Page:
Some of the experiments done on the ISS look deep into the stars. - FactzPedia

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Some of the experiments done on the ISS look deep into the stars.

 

Some of the experiments done on the ISS look deep into the stars.




Some of the ISS’s instruments are designed to look out into the universe to better understand what’s happening.

One instrument, NICER, studies the densest object in the universe, neutron star

On the other hand, the Alpha Magnetic Spectrometer is being used to try and capture and analyze cosmic rays, which are some of the fundamental components of the universe.

This, in turn, is being used by physicists to try and learn more about the origins of the universe

As many as 10 million people are living with Parkinson’s disease, a degenerative nerve disorder that causes dopamine levels in the brain to drop, leading to symptoms that include tremors, stiffness, loss of balance, and even cognitive decline. The disease’s most famous victim is actor Michael J. Fox, whose eponymous foundation funds research to study and cure the affliction.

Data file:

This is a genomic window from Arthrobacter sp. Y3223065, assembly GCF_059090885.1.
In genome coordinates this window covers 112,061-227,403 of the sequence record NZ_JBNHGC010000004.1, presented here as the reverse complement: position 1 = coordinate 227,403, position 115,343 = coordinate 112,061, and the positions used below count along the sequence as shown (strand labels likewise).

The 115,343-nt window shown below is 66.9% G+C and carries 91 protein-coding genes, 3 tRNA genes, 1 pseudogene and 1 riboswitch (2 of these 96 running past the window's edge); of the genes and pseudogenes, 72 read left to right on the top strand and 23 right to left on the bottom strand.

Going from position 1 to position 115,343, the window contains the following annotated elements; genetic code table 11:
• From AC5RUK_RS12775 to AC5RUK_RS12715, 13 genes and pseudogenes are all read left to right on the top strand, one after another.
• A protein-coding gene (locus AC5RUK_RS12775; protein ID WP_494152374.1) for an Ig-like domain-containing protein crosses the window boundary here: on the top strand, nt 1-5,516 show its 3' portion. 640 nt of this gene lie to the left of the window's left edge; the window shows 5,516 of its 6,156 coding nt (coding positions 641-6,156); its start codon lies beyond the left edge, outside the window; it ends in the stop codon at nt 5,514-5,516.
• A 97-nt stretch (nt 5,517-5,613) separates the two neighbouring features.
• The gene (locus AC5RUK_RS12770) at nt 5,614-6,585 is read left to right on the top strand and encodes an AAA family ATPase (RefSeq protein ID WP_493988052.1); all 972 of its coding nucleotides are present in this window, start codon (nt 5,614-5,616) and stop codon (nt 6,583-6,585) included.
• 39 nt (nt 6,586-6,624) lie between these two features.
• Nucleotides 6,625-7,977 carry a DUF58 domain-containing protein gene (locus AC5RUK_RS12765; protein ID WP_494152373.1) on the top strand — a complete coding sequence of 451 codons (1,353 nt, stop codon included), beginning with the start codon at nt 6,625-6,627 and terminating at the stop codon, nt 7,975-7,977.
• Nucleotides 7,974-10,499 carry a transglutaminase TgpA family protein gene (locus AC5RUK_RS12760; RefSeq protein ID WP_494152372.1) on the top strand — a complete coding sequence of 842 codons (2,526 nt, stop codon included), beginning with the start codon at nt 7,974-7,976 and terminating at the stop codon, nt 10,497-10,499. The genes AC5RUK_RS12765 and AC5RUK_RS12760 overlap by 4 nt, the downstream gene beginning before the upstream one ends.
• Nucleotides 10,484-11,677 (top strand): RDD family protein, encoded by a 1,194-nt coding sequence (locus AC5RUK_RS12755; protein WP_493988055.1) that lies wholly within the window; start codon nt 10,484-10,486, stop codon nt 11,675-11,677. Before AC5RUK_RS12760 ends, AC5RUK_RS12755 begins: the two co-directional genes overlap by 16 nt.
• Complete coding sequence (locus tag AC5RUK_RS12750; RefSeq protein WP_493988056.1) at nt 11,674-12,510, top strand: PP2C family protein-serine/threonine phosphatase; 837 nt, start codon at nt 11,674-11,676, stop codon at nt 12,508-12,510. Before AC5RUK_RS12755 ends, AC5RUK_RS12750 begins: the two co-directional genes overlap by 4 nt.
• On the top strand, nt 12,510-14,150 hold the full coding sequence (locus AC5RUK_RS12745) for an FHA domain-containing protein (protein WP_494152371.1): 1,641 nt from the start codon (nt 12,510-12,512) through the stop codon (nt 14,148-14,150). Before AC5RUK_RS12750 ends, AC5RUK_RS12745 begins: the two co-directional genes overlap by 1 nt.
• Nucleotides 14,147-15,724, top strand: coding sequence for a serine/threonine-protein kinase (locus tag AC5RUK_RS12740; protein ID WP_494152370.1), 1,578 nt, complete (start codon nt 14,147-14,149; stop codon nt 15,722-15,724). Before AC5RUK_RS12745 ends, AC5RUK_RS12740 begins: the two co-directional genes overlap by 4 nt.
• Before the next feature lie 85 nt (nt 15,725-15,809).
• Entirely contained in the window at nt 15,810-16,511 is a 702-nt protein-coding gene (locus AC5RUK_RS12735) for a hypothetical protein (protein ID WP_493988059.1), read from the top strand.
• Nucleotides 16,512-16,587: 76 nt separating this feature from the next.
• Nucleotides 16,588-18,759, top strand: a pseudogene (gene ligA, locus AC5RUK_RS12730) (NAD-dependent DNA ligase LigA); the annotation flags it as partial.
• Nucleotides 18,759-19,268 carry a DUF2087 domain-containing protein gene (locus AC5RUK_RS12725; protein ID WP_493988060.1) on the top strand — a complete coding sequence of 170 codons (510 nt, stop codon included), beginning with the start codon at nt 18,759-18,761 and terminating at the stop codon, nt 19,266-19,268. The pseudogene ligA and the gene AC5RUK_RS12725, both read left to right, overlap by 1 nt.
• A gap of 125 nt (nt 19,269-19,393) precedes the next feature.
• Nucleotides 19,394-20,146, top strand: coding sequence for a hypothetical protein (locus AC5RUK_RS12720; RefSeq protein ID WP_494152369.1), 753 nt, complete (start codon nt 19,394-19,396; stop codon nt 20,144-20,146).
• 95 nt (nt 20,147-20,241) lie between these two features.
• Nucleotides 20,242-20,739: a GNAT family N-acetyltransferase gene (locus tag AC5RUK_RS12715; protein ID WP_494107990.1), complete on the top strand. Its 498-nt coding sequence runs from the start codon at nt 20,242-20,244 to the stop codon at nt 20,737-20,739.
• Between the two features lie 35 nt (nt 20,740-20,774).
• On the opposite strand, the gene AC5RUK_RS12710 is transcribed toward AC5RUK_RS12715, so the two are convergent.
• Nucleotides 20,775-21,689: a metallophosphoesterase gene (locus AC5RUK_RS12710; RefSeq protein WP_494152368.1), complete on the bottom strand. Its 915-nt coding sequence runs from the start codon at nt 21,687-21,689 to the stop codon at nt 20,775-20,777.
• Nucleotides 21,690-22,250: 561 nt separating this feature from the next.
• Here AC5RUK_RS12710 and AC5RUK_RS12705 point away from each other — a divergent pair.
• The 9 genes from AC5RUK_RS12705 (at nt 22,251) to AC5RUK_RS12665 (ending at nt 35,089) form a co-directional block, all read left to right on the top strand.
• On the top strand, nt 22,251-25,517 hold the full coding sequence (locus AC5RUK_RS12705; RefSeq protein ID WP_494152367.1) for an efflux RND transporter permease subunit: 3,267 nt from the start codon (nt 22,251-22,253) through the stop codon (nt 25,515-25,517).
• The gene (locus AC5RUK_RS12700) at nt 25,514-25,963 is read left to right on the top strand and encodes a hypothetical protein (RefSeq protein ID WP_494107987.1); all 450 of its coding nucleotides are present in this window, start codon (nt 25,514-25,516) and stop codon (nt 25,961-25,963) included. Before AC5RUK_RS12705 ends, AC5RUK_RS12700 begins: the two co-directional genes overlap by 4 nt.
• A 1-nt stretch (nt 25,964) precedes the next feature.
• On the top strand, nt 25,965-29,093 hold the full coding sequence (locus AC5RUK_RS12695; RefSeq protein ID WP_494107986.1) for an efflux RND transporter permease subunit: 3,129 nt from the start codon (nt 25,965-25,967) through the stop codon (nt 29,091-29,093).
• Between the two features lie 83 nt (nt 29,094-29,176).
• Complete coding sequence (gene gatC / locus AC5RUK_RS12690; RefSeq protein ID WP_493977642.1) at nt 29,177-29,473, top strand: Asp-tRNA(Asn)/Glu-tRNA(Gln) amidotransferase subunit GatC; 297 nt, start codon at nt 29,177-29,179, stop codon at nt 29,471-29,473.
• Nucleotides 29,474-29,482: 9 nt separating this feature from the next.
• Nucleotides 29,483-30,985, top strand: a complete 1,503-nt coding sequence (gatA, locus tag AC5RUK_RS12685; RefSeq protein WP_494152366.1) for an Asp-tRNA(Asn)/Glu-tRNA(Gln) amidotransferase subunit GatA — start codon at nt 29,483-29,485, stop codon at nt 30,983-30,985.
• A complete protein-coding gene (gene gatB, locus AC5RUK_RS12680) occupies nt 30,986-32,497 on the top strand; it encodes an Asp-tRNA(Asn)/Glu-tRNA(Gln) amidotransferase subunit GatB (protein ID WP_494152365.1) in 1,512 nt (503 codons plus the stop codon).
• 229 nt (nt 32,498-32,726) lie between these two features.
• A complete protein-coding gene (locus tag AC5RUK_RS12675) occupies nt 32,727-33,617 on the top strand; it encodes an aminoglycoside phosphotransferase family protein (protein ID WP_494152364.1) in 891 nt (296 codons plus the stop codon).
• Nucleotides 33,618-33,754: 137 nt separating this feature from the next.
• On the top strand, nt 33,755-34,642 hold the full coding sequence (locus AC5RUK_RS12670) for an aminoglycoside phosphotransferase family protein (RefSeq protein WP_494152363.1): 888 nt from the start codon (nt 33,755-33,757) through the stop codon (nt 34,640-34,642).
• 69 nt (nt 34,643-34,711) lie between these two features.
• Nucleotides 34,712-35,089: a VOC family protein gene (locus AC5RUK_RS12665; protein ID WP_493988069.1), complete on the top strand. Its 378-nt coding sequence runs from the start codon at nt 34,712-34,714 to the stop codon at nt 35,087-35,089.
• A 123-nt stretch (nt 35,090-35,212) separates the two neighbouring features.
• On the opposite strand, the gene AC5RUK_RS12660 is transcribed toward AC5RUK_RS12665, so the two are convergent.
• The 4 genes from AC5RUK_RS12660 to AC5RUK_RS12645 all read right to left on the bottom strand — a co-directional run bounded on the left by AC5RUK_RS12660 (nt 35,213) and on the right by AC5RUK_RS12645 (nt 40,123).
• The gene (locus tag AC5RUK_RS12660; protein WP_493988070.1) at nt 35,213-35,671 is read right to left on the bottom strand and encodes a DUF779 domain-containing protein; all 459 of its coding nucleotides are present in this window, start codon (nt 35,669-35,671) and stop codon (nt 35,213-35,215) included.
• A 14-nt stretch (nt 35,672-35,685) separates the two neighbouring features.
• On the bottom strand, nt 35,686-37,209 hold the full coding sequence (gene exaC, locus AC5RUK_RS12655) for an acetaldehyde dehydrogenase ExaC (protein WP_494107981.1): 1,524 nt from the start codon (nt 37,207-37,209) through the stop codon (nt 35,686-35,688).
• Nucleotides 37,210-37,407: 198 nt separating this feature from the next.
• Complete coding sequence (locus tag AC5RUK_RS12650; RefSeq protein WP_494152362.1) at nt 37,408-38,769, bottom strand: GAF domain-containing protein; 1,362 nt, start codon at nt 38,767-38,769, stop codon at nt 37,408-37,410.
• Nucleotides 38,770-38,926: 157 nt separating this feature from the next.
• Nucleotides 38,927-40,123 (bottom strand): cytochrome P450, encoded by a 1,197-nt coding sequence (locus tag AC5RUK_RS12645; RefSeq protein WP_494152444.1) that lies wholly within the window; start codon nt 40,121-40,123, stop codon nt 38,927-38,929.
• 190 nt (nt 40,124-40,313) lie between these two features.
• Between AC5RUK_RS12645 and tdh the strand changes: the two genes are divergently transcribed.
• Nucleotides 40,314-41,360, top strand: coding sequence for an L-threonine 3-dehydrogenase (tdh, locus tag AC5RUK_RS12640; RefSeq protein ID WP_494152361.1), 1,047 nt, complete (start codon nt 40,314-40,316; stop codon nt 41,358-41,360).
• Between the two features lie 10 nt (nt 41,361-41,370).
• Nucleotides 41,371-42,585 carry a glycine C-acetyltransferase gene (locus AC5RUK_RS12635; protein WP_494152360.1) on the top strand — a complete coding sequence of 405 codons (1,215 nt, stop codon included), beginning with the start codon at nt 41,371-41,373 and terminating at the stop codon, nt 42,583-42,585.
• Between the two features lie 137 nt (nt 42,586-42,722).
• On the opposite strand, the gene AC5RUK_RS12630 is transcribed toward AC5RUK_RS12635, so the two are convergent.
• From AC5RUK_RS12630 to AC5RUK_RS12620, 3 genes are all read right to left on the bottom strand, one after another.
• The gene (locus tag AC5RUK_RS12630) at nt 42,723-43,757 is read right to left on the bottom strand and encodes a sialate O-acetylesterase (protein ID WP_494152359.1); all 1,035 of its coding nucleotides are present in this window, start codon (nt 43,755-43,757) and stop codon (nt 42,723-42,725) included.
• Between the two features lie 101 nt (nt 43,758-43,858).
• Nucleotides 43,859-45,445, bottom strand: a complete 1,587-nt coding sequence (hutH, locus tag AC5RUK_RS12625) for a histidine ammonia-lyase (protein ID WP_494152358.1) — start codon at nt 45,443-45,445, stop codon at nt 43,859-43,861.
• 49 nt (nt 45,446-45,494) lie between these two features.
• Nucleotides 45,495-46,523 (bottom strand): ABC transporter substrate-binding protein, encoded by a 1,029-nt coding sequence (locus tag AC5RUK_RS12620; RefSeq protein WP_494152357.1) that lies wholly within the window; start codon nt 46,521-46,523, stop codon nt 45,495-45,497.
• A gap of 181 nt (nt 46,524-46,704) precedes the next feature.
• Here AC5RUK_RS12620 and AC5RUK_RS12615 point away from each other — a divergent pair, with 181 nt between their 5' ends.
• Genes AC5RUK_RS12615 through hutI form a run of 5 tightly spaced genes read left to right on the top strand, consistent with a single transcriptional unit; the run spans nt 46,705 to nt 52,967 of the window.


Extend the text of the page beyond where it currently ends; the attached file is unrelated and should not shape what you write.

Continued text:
Fox’s foundation has partnered with the ISS on research targeting a protein produced by a gene mutation believed to be involved in Parkinson’s disease. Drug therapies targeting the LRRK2 protein need additional information about its crystalline structure. The absence of gravity aboard the ISS should allow the crystals to grow larger and in a more uniform pattern, which will make them easier to study back on Earth using high-resolution imaging technology.

The experiment was first sent to the ISS in August 2017. The most recent re-supply mission, using a Northrop Grumman Cygnus spacecraft that docked at the space station earlier this month, delivered additional hardware to improve the size of the crystals for a second series of experiments.

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